Scythia

Summary

Scythia (Scythian: Skulatā;[1] Old Persian: 𐎿𐎤𐎢𐎭𐎼 Skudra;[2] Ancient Greek: Σκυθια Skuthia; Latin: Scythia) or Scythica (Ancient Greek: Σκυθικη Skuthikē; Latin: Scythica), also known as Pontic Scythia, was a kingdom created by the Scythians during the 6th to 3rd centuries BC in the Pontic–Caspian steppe.

Scythia
Skulatā
c. 600s BCc. 3rd century BC
The maximum extent of the Scythian kingdom in the Pontic steppe
The maximum extent of the Scythian kingdom in the Pontic steppe
Common languagesScythian
Thracian
Ancient Greek
Maeotian
Religion
Scythian religion
Thracian religion
Ancient Greek religion
GovernmentMonarchy
King 
• c. 513 BC
Idanthyrsus
• c. 430 BC
Scyles
• c. 420 BC
Octamasadas
• c. 360s-339 BC
Ateas
• c. 310 BC
Agaros
Historical eraIron Age:
Srubnaya culture (earlier)
Scythian culture (later)
c. 600s BC
513 BC
• War with Macedonia
340-339 BC
• Sarmatian invasion of Scythia
c. 3rd century BC
Preceded by
Succeeded by
Scythian kingdom in Western Asia
Agathyrsi
Scythian kingdom in Crimea
Scythian kingdom on the lower Danube
Sindica
Sarmatians
Kingdom of Pontus
Today part ofUkraine, Russia, Moldova, Romania, Belarus

HistoryEdit

BackgroundEdit

Origins of the ScythiansEdit

The Scythians originated in Central Asia possibly around the 9th century BC,[3] and they arrived in the Caucasian Steppe in the 8th and 7th centuries BC as part of a significant movement of the nomadic peoples of the Eurasian Steppe. This movement started when another nomadic Iranian tribe closely related to the Scythians, either the Massagetae[4] or the Issedones,[5] migrated westwards, forcing the Early Scythians to the west across the Araxes river,[6] following which the Scythians moved into the Caspian Steppe, where they conquered the territory of the Cimmerians, who were also a nomadic Iranian people closely related to the Scythians, and assimilated most of them while displacing the rest, before settling in the area between the Araxes, the Caucasus Mountains and the Lake Maeotis.[6][7][4][8][9]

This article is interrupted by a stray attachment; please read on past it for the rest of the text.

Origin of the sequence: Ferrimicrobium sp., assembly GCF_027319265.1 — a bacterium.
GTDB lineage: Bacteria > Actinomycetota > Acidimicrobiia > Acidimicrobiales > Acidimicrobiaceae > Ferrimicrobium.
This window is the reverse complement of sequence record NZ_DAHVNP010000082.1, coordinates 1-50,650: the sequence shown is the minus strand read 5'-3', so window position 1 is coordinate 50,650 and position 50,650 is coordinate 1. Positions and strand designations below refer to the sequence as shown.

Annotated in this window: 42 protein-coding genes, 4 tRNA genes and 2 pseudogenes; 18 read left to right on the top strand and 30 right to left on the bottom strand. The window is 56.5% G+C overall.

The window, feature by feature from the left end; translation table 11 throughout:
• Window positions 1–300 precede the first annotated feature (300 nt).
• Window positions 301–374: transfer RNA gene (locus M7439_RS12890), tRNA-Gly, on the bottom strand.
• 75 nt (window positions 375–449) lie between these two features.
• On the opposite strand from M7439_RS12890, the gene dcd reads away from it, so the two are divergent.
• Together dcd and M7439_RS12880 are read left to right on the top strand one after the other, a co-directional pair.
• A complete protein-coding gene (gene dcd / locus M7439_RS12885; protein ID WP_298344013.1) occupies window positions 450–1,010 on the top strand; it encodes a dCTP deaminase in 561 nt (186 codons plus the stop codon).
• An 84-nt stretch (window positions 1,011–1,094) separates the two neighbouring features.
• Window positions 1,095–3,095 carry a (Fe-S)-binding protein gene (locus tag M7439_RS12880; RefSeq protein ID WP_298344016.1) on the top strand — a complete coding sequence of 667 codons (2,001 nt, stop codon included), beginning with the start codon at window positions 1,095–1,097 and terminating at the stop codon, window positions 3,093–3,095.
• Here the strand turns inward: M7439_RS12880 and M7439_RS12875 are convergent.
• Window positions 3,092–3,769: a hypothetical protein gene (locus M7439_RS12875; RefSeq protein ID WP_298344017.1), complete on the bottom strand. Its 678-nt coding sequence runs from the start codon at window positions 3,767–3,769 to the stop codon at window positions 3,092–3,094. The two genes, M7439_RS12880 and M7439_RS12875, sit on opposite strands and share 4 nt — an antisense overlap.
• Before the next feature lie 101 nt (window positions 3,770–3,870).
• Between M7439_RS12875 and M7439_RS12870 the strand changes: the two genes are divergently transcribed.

During this early migratory period, some groups of Scythians settled in Ciscaucasia and the foothills of the Caucasus Mountains to the east of the Kuban river, where they settled among the native populations of this region, and did not migrate to the south into West Asia.[8]